It was indeed a pitcher’s dual. Despite the loss, it’s hard to ignore the dominant performance of southpaw Duke University commit Mitch Stallings. The lefty gave up just two hits and a walk, while collecting an impressive 12 strikeouts. He sent down the first 11 batters he faced before surrendering his first base hit in the fourth with two outs.

“He was throwing great all game,” Reese said. “He kept us off-balance, throwing in and out and changing eye levels.”

Martin and Next Level Upperclass certainly had a lot to overcome with the dominance Stallings was showing over the Next Level offense for close to the entire game. Martin had to be nearly perfect to keep pace, and he just about was.

“He’s the kind of guy defenses love to play behind because he’s always got a tempo, he’s always got a rhythm,” said Reese. “You’re never gonna have long innings. He’s always gonna keep you in the game and pound the strike zone and he’s got good off-speed. He’s a small guy, but he’s got an electric arm.”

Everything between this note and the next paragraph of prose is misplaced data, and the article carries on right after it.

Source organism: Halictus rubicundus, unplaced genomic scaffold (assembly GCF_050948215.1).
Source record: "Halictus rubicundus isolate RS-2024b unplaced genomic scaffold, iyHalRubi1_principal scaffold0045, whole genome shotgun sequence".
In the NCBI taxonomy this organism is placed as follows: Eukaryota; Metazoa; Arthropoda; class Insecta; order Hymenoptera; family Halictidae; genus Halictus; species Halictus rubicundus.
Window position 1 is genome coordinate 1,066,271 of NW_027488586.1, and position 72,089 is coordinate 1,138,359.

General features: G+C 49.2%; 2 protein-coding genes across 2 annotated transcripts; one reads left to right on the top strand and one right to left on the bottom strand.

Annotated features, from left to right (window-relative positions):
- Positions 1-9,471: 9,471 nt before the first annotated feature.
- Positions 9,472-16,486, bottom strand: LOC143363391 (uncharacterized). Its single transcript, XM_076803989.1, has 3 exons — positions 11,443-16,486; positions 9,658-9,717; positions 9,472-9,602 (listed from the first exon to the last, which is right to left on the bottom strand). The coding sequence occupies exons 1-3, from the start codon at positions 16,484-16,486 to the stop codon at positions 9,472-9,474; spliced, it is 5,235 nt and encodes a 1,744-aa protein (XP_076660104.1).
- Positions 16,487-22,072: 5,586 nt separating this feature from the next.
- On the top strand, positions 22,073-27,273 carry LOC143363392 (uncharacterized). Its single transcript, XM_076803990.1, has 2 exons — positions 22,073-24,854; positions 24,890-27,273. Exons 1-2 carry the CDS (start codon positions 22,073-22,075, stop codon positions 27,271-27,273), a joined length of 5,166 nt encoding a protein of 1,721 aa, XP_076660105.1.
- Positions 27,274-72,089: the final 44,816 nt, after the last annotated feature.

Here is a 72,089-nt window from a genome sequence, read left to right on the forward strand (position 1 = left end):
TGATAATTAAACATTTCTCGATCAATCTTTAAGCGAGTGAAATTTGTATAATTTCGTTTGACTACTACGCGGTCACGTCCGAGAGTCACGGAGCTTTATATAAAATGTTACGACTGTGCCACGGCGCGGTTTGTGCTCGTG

The second game was just like déjà vu two hours after the first game ended. Next Level Upperclass once again overcame a 2-0 deficit to win 3-2 and advance to the semifinals Friday morning. This time, it was pinch-hitter Tyler Morris who came through with a line drive single to center field to score the game-winning run from third and walk off winners behind a complete game from left-hander Rhett Aplin.

“One through nine in the lineup you could flip around and be just as good,” said Reese.

“We just play as a team and we feed off each other,” Reeves added. “We’re always right there. Every guy is rooting for the next guy.”

Cole would agree with that, and despite a outscoring its opponents 76-21 with nine straight wins, while posting a team batting average of .317 (69-for-218) and a combined earned run average (ERA) of 1.63 through 56 innings on the mound, he believe it’s the team dynamic that makes them better.